Despite known benefits of cardiac rehabilitation (CR), early termination (failure to complete >1 mo of CR) attenuates these benefits. We analyzed whether early termination varied by referral indication in the context of recent growth in patients referred for heart failure with reduced ejection fraction (HFrEF).
We reviewed records from 1111 consecutive patients enrolled in the NYU Langone Health Rusk CR program (2013-2017). Sessions attended, demographics, and comorbidities were abstracted, as well as primary referral indication: HFrEF or ischemic heart disease (IHD; including post-coronary revascularization, post-acute myocardial infarction, or chronic stable angina). We compared rates of early termination between HFrEF and IHD, and used multivariable logistic regression to determine whether differences persisted after adjusting for relevant characteristics (age, race, ethnicity, body mass index, smoking, hypertension, chronic obstructive pulmonary disease, and depression).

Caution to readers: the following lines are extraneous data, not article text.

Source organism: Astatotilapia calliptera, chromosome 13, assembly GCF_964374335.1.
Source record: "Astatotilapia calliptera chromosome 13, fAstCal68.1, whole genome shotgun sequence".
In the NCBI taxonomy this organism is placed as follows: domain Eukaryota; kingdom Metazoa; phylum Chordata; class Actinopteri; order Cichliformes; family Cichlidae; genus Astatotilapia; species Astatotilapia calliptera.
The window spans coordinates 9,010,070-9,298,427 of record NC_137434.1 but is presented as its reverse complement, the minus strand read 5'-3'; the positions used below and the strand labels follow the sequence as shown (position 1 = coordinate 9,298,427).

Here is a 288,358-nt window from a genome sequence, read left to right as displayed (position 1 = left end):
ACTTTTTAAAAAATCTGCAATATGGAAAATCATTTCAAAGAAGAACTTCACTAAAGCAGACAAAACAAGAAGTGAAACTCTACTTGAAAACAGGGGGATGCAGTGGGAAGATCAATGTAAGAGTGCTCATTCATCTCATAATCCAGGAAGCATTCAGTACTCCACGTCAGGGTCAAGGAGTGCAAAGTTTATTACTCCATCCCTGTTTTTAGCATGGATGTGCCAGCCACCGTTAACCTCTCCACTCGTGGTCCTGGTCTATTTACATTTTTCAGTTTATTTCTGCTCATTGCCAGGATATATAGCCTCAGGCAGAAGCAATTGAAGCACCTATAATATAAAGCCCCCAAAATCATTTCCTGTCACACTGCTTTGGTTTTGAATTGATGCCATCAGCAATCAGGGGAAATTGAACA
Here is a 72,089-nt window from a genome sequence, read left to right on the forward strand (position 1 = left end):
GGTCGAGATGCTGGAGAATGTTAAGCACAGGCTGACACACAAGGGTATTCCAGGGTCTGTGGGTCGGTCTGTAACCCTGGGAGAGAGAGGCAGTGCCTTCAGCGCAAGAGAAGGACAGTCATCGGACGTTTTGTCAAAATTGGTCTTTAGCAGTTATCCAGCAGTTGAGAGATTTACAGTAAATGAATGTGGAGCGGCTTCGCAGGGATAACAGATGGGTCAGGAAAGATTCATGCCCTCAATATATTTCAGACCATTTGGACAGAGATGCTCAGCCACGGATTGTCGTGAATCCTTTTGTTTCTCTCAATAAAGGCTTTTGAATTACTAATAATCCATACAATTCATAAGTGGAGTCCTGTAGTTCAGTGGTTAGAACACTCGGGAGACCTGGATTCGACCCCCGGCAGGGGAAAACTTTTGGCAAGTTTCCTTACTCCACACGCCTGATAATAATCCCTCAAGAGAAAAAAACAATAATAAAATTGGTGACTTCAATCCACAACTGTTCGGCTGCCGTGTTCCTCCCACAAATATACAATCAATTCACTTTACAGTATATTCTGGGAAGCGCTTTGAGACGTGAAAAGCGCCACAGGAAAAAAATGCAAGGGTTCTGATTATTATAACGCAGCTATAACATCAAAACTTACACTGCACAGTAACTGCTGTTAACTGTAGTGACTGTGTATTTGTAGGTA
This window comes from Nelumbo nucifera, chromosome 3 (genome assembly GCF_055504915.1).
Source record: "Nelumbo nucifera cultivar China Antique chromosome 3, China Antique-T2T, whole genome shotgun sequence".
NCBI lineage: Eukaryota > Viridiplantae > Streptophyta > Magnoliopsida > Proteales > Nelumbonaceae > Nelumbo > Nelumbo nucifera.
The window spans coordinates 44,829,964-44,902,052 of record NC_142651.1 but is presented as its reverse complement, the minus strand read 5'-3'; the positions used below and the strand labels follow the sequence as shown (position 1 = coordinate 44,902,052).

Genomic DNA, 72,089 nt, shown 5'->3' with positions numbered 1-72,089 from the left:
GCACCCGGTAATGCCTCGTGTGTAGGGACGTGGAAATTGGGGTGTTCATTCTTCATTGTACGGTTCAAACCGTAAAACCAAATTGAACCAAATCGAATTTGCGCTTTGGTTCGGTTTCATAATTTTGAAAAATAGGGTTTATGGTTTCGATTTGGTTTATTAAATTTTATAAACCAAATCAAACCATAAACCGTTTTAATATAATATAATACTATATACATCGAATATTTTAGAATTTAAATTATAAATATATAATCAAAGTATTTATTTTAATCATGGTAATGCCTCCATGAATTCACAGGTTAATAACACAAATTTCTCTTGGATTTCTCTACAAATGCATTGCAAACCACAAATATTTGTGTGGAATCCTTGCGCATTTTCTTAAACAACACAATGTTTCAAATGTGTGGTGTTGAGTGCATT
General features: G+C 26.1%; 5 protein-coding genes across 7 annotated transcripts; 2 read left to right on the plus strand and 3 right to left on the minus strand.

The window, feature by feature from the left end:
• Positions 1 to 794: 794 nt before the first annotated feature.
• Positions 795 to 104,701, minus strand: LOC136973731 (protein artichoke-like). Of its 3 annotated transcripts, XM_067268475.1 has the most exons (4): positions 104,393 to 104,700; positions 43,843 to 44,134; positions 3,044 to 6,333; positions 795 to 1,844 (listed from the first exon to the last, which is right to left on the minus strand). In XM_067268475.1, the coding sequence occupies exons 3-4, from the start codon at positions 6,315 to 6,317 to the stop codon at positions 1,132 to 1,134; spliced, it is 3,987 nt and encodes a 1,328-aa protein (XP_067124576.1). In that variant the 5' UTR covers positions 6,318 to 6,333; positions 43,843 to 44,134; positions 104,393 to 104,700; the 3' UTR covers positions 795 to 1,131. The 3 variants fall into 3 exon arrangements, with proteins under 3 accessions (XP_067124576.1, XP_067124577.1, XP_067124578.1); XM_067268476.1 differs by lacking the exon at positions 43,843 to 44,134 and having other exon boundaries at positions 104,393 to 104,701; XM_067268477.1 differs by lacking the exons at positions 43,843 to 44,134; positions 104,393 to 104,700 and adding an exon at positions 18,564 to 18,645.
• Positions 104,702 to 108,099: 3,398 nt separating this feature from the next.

Mean patient age was 64 yr, 31% were female, and 28% were nonwhite. Most referrals (85%) were for IHD; 15% were for HFrEF. Early termination occurred in 206 patients (18%) and was more common in HFrEF (26%) than in IHD (17%) (P < .01). After multivariable adjustment, patients with HFrEF remained at higher risk of early termination than patients with IHD (unadjusted OR = 1.73, 95% CI, 1.17-2.54; adjusted OR = 1.53, 95% CI, 1.01-2.31).
Nearly 1 in 5 patients in our program terminated CR within 1 mo, with HFrEF patients at higher risk than IHD patients. While broad efforts at preventing early termination are warranted, particular attention may be required in patients with HFrEF.